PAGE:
The water levels at Nickle Lake continue to be a concern of the City of Weyburn, and the Water Security Agency. The agency is the provincial body which oversees everything from potable water in communities to flooding and spring runoff.

The levels at Nickle Lake are roughly one meter below where they normally are and are in danger of going down even further. To help keep the levels above a critical stage, water restrictions were recently put into place in Weyburn by City Council.

Patrick Boyle is with the Water Security Agency. He said the steps taken by the city are the best course of action for right now, but this doesn’t mean alternatives shouldn’t be looked at.

“We have identified to the city with some potential groundwater wells which may add some additional supply,” Boyle explained. In the past, wells have been drilled in the area, although the last time many recall they were used was in the 1980’s.

There have been other options floated by Weyburn City Council, including the building of a pipeline to pull water from the Rafferty Reservoir near Estevan, and the drilling of a new intake pipe in Nickle Lake, below the critical point. Boyle said those could be options in the future, but at this point, the feasibility is the key factor.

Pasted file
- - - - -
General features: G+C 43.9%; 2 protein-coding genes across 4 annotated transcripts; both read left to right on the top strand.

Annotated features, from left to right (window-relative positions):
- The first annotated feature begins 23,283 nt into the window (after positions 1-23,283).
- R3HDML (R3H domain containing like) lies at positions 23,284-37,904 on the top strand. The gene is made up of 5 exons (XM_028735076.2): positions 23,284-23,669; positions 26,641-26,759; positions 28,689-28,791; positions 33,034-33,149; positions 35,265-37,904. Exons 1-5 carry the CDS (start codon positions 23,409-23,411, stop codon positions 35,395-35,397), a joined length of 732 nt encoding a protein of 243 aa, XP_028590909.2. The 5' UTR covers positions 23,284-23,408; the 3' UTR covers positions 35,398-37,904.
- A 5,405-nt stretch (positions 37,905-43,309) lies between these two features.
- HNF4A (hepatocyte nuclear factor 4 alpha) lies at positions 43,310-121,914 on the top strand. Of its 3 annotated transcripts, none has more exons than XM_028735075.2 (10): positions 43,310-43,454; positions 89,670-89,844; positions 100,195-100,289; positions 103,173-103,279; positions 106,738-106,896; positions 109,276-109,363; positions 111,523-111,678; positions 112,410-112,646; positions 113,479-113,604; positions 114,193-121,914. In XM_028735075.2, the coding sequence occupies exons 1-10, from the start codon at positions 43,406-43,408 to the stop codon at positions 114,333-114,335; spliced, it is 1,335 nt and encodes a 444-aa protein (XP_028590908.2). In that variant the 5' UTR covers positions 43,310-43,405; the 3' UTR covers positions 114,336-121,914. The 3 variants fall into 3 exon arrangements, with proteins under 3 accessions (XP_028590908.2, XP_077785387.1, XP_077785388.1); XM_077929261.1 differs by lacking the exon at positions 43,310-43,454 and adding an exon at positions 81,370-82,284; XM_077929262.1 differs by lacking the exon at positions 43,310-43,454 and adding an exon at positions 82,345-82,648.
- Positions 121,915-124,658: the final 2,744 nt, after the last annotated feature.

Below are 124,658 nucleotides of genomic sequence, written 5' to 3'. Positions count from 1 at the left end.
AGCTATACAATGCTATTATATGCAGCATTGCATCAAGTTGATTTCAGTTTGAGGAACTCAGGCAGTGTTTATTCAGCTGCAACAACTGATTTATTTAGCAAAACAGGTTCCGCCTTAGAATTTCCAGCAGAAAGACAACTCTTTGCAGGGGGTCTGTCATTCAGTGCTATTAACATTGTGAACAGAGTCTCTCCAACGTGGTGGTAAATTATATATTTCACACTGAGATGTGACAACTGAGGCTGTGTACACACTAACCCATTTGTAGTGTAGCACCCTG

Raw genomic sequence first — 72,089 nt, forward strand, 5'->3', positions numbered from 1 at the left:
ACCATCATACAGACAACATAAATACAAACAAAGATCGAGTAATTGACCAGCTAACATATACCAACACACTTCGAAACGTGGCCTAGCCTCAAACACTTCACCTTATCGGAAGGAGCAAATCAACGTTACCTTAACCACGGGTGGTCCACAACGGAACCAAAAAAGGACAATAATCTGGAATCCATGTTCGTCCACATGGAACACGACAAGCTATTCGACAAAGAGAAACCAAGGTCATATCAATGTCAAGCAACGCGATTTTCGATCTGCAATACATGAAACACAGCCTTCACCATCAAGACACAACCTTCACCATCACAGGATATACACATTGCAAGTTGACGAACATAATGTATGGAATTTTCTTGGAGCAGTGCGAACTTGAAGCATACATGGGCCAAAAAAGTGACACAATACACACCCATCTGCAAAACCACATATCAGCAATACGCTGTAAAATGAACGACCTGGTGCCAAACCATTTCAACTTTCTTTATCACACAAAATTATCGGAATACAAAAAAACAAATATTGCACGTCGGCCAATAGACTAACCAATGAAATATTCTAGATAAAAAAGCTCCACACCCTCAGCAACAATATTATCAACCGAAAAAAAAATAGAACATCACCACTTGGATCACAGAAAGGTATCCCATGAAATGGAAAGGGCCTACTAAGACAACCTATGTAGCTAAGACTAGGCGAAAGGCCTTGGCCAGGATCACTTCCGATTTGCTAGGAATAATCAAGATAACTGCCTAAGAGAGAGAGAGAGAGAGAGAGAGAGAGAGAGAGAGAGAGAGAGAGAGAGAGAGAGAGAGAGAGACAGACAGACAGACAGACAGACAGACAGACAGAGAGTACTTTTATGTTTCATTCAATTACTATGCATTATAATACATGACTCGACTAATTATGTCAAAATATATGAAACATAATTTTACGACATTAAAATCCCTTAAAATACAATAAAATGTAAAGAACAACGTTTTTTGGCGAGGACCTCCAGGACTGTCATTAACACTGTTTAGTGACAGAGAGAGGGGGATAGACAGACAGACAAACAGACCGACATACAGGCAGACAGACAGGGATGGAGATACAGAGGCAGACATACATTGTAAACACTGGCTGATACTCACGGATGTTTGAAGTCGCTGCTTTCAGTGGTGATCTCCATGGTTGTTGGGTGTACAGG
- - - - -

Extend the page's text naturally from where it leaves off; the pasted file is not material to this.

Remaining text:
The situation in Weyburn, along with some critical incidents along the Saskatchewan River in the past few years, are reminding residents of the importance of water, and how communities should have a backup plan for water.

“The city of Weyburn is doing some good work in trying to manage that situation with some conservation efforts,” Boyle added. “It starts that conversation down, and looking at some options for a backup supply.”

Weyburn has been lucky in terms of precipitation in recent days. The city has received seven millimetres over two days. The rain, however, has been mostly absorbed by the ground, which hasn’t provided much relief for the strained levels at Nickle Lake.